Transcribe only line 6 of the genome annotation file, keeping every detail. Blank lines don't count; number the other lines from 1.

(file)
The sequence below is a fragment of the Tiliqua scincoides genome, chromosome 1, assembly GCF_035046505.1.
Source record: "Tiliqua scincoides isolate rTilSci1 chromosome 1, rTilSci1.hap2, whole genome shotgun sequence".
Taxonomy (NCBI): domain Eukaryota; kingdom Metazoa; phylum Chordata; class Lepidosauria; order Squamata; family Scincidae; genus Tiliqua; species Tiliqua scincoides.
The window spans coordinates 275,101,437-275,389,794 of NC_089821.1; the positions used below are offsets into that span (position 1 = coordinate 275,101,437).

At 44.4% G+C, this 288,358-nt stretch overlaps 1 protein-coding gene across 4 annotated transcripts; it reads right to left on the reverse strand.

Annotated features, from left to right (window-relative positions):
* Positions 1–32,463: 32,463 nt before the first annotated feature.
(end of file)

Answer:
Annotated features, from left to right (window-relative positions):